Saturday, February 13, 2016

The Scots Festival and Highland Games in Long Beach

Today I went to the Scots Festival & International Highland Games XXIII down at the Queen Mary in Long Beach. I've been wanting to do the a Scot's Festival for many years so when I heard one was doing to be near me I got a group of friends together and we went down. Joining me for the festival was Liz, Leo and Cait.

Scots Festival honors nearly fifty Scottish clans & vendors throughout the weekend with professional and amateur competitions in piping, drumming, massed bands, darts, Highland dancing, and Highland athletics. The Scottish Highland Games, a pre-cursor to today’s Olympic Games, were designed to test the strength, skill and technique of ancient warriors by face offs.

I enjoyed the music and foods but I really wanted to see the Highland Games and they didn't disappoint.

Caber Toss - In Gaelic, caber simply means pole, and the objective of the caber toss isn’t about distance, but style and accuracy. The athlete rests the caber against their shoulder while clasping their arms around it. Then they try to lift if off the ground while keeping it perfectly balanced. Once the caber is lifted the athlete begins to run, building momentum, before tossing the caber. Caber toss is judged with the aid of an imaginary clock face on the ground, with the thrower facing the 12 o’clock position. Points are deducted according to the number of degrees that the caber is off from the perfect 12 o’clock mark.

Throwing the Weight (for height & distance) - Throwing the weight is divided into two separate categories: throwing for distance (with a 28-pound weight) and throwing for height (with a 56-pound weight). Throwing for distance involves the thrower to grasp the weight in one hand, spin around three times and toss. Tossing for height involves a high jump-style bar, which is raised after each successful attempt. Strength, speed and coordination are key to successfully competing in throwing the weight.

Putting the Shot - Derived from the “stone of strength,” which saw clansmen compete in tossing stones for distance, putting the shot is an excellent test of strength. With weights weighing anywhere from 16-to-22-pounds, athletes would lift the stone in one hand in front of their shoulders, run to gain momentum and release.

The Hammer Throw - Originating in the granite mining quarries in Scotland, workers would compete by tossing actual sledgehammers. Although athletes no longer toss hammers, today they use an iron sphere attached to a chain, the goal of the competition remains the same – toss the hammer as far as you can! In the event, the thrower stands with his back to the mark, swings the hammer around his head to gain momentum and then releases it over his shoulder.

Sheaf Toss -Similar to the weight toss, the sheaf toss consists of competitors using a pitchfork to hurl a burlap bag stuffed with straw over a horizontal bar. Each competitor has three chances to toss the sheaf cleanly over the bar without touching it and the bar is raised after each round.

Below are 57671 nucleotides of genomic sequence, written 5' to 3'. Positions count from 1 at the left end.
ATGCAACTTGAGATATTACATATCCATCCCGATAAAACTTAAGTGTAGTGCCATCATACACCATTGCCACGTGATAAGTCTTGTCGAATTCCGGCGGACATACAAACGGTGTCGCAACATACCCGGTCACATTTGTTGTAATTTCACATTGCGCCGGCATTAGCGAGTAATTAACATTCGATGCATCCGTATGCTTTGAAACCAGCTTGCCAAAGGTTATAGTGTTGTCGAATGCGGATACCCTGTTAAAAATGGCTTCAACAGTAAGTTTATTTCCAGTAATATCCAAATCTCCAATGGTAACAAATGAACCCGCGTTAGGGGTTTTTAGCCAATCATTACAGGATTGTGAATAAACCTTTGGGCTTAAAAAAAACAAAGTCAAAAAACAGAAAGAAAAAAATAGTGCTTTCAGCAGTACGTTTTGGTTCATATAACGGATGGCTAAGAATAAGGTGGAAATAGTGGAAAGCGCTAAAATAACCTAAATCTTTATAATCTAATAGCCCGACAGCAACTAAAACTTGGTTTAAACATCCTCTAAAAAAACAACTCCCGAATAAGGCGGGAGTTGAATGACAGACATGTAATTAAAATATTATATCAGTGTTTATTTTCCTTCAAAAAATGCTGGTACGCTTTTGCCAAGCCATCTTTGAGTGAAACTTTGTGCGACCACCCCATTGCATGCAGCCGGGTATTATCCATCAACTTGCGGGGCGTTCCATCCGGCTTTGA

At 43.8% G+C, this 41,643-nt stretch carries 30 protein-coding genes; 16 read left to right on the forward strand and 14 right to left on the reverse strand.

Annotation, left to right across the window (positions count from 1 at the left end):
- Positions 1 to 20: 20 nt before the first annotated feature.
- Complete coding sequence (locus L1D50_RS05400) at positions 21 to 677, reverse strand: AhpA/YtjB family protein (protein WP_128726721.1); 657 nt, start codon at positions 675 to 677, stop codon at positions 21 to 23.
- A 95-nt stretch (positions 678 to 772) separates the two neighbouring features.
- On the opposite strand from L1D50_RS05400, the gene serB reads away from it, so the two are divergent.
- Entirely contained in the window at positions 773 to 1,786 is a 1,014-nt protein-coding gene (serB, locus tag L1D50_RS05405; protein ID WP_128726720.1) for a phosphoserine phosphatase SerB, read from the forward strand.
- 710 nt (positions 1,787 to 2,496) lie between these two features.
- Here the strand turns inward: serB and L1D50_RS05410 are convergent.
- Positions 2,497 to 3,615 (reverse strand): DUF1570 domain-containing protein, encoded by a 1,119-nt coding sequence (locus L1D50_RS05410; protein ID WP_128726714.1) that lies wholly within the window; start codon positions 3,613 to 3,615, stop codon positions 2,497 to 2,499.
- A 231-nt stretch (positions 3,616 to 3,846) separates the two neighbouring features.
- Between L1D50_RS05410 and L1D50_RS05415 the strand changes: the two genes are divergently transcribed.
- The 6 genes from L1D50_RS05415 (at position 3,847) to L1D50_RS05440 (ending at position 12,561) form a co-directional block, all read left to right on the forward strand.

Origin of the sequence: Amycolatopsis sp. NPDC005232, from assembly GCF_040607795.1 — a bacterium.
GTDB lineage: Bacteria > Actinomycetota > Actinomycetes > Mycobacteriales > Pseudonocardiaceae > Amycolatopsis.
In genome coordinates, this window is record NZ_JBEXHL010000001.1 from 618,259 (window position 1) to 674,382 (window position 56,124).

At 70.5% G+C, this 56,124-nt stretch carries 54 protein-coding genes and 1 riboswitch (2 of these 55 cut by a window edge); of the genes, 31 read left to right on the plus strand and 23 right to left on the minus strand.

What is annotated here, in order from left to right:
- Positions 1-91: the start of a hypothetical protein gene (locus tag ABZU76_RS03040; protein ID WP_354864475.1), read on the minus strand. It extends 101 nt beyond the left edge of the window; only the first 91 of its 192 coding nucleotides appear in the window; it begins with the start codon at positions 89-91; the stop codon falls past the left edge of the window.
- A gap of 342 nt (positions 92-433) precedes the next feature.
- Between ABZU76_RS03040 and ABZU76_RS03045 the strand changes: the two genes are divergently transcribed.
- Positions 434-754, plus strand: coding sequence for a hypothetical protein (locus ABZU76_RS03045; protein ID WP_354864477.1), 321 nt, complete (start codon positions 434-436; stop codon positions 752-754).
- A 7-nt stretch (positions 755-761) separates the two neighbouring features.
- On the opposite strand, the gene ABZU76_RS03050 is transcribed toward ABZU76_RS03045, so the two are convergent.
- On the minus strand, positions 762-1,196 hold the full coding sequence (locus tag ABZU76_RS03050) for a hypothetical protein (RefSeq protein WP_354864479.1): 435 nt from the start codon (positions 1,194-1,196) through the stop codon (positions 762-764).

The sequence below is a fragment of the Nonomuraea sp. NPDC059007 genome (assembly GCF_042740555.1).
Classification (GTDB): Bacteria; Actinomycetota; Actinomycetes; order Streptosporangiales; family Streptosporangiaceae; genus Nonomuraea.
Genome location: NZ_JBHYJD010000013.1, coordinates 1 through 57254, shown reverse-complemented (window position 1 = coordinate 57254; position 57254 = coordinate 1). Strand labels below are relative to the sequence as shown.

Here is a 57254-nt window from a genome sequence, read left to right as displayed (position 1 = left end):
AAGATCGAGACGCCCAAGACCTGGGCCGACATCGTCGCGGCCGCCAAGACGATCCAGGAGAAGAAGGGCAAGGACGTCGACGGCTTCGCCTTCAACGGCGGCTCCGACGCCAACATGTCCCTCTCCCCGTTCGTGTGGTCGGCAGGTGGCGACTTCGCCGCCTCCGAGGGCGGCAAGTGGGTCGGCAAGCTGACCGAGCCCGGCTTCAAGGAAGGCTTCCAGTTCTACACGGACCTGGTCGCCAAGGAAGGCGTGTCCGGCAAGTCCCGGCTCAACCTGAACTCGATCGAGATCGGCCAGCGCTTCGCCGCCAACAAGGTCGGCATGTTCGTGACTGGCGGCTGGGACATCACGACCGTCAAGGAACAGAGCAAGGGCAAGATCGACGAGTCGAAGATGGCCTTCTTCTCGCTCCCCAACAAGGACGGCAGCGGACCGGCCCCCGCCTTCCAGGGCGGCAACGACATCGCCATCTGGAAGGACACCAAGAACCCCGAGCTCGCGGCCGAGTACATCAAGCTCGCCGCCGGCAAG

Both men and women participate in the games. I wanted to see as much of the games as I could but you had to pick and choose which ones you were going to watch as they had several competitions going on at the same time. So while the women were doing the Hammer Throw the men would Toss the weight for height and though everyone was in the middle grassy area you could really only watch one event at a time. I tried to watch a bit of each event (mostly men, as I couldn't resist a guy in a Kilt). I think my favorite was the Caber toss.. this is the most recognized Highland game and loads of fun to watch, though a few of those cabers fell back towards the crowd and gave us a bit of a scare.

Another favorite was the Toss the Weight for Height. It's crazy that these guys would throw a 50+ pound weight over their head and try and go over a bar and then stand perfectly still has the weight dropped back down missing their head by inches.. so crazy, but fun to watch. But overall it was a great time. Next time I'll get there early enough and rent one of those tents on the side of the field so you can just lounge around and watch the games while drinking and eating.

All the Scottish shops were great, I was tempted once again to buy a Kilt as they had authentic ones that were really nice and pricey. I had to do alot of self control and now buy everything I saw as there were so many awesome "fantasy" type items. I did buy a nice blue and silver ring and a really nice silver tree charm for a necklace. I couldn't find the kind of necklace I liked but I have an awesome tree charm.

Towards the end of our visit we sampled some Scotch Eggs and Welsh Cakes. I actually had Scotch Eggs in England when I visited there a few years ago but this was the first time having Welsh Cakes and I have to say they are extremely tasty. We watch a bit of sheep herding and did a maze at the end of our visit.

I had a great time and I hope to make this an annual thing.  You could never go wrong with guys in Kilts throwing big sticks around :)

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